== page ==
Purchase Ultimate Betrayal
No proceeds from the sale are received by the sisters
 



MARLO THOMAS STARS IN TRUE STORY OF LANDMARK LEGAL CASE IN “ULTIMATE BETRAYAL”

In May of 1990, two adult sisters sued their father in the Denver courts, claiming extensive childhood abuse. The case fractured the family -- pitting the women in the family against the men--and the entire drama struck sparks in the national media when it became known that the father was not only a former FBI agent, but also a recognized authority on child abuse. In the end, the court decided in favor of the sisters, Sharon Simone and Susan hammond, and Colorado's Representative Patricia Schroeder introduced legislation into Congress that would establish procedures allowing adult victims of child abuse to claim restitution years afterward.

READ THE ARTICLE IN ITS ENTIRETY

MARLO THOMAS ON PLAYING REAL PEOPLE: A "SPECIAL RESPONSIBILITY"

"You can't rob her of her truth."

That's Marlo Thomas's answer when she's asked about the challenge of playing a real-life person in a film -- something she will do for the fourth time in a fact-based television movie when she portrays Sharon Rodgers Simone in ULTIMATE BETRAYAL.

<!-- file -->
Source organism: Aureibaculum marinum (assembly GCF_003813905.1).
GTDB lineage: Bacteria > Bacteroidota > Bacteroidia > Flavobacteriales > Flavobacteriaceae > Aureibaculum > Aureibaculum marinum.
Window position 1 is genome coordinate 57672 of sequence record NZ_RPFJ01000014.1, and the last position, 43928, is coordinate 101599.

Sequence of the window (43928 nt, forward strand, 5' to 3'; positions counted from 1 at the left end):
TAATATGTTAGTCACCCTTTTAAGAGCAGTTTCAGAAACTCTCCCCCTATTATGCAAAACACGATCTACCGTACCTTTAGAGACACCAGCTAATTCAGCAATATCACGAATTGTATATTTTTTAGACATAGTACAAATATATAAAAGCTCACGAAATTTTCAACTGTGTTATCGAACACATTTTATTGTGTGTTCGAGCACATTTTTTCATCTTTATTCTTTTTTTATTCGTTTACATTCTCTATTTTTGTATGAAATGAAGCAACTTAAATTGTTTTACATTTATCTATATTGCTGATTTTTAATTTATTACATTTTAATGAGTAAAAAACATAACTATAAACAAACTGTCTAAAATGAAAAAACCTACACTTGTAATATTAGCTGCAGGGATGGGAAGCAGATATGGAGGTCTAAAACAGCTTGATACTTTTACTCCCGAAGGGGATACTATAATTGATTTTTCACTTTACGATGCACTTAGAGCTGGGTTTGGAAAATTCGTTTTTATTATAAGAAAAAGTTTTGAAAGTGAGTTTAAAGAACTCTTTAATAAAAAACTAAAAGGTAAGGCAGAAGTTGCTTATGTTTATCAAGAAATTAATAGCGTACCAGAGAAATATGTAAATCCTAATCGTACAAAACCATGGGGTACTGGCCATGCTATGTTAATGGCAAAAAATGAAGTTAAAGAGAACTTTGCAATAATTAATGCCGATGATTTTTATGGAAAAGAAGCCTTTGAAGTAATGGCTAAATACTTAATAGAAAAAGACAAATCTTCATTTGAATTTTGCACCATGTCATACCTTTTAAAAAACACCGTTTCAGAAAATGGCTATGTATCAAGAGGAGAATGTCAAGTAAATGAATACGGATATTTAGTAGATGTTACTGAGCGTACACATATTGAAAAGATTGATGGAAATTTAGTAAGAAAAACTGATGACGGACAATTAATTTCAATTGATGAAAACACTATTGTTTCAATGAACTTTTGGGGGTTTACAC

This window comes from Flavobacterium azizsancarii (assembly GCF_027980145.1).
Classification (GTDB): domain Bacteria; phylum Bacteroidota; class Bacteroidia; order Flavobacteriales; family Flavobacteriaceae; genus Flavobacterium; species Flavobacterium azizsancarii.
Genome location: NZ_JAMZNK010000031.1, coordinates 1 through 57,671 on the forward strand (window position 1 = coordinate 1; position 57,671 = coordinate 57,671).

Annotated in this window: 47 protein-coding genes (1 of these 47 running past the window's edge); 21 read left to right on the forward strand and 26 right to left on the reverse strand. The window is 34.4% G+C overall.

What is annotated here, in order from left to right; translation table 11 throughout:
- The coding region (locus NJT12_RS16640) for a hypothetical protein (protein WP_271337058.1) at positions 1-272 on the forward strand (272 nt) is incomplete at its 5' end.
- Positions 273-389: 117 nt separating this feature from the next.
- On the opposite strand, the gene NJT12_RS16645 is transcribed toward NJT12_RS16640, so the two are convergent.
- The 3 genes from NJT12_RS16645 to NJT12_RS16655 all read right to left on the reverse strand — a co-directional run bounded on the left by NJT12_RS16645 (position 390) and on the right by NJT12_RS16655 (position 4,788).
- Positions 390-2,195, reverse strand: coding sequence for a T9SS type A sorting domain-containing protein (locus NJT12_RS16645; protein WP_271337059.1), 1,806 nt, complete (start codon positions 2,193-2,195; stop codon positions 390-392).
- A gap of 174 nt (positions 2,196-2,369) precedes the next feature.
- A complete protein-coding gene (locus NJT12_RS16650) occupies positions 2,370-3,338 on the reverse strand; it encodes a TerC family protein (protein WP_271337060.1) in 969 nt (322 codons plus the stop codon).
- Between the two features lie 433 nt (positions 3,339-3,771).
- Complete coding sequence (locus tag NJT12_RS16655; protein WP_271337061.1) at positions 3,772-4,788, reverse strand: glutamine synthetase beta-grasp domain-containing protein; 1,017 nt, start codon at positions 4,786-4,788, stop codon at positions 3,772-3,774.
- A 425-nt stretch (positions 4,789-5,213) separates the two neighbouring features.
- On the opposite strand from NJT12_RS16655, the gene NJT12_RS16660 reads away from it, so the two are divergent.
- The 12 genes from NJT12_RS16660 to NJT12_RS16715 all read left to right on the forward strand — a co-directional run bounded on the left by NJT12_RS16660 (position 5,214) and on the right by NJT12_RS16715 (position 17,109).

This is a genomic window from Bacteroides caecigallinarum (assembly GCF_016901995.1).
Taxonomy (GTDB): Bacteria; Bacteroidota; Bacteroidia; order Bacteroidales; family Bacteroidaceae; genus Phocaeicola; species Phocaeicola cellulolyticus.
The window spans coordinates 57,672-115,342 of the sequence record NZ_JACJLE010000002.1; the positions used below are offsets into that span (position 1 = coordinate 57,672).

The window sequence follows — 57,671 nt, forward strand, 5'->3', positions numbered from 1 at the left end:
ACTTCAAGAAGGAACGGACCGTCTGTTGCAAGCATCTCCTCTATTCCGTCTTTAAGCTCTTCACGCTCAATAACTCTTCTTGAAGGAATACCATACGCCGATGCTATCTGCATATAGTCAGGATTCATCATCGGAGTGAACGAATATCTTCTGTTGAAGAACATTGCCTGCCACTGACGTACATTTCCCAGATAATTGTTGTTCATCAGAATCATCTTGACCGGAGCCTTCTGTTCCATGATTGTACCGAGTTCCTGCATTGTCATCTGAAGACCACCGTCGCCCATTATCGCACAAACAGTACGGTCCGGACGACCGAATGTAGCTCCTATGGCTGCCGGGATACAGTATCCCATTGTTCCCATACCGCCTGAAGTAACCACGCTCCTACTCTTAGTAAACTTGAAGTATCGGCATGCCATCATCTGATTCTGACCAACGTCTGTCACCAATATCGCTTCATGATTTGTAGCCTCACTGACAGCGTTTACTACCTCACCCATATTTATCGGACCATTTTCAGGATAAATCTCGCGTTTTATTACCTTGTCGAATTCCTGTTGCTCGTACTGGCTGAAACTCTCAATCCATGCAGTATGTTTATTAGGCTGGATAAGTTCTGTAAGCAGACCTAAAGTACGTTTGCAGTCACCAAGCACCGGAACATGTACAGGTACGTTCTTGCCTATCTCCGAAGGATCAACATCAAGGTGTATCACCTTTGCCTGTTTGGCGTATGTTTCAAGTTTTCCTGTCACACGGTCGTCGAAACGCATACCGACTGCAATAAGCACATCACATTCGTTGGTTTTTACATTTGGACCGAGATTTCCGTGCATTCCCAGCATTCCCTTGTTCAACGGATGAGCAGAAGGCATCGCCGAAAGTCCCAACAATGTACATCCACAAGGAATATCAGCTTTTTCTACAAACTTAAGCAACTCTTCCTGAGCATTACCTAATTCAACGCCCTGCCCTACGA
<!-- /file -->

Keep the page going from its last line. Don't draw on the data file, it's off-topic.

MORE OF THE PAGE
READ THE ARTICLE IN ITS ENTIRETY

SHARON SIMONE: THE PERSON BEHIND THE HEADLINES AND “ULTIMATE BETRAYAL”

Everyone has seen television films based on the experiences of real people, and wondered how it must feel for them to have the most intimate details of their private lives unveiled in front of millions of viewers. Why do they consent to it? What do they hope to achieve? Do they have any chance to participate in the process?

READ THE ARTICLE IN ITS ENTIRETY

FOUR SISTERS CONFRONT DAD AND THE PAST

At times, ULTIMATE BETRAYAL which aired (Sunday, March 20, 1994) on CBS-TV 9:00-11:00 p.m. (ET) is not an easy movie to watch. Based on a true story of incest and physical abuse, it follows four adult sisters as they share their memories and decide to sue their father in civil court.

Their precedent-setting 1990 lawsuit in a Denver court has repercussions on Capitol Hill. If Rep. Patricia Shroeder (D-Colo.) gets her legislation passed, the Child Abuse Accountability Act will establish procedures to allow child abuse victims to claim court-ordered financial restitution by garnisheeing the federal (but not military) pensions of their abusers even years after the abuse occurred. Currently, federal pensions can be garnisheed for alimony and child support.

READ THE ARTICLE IN ITS ENTIRETY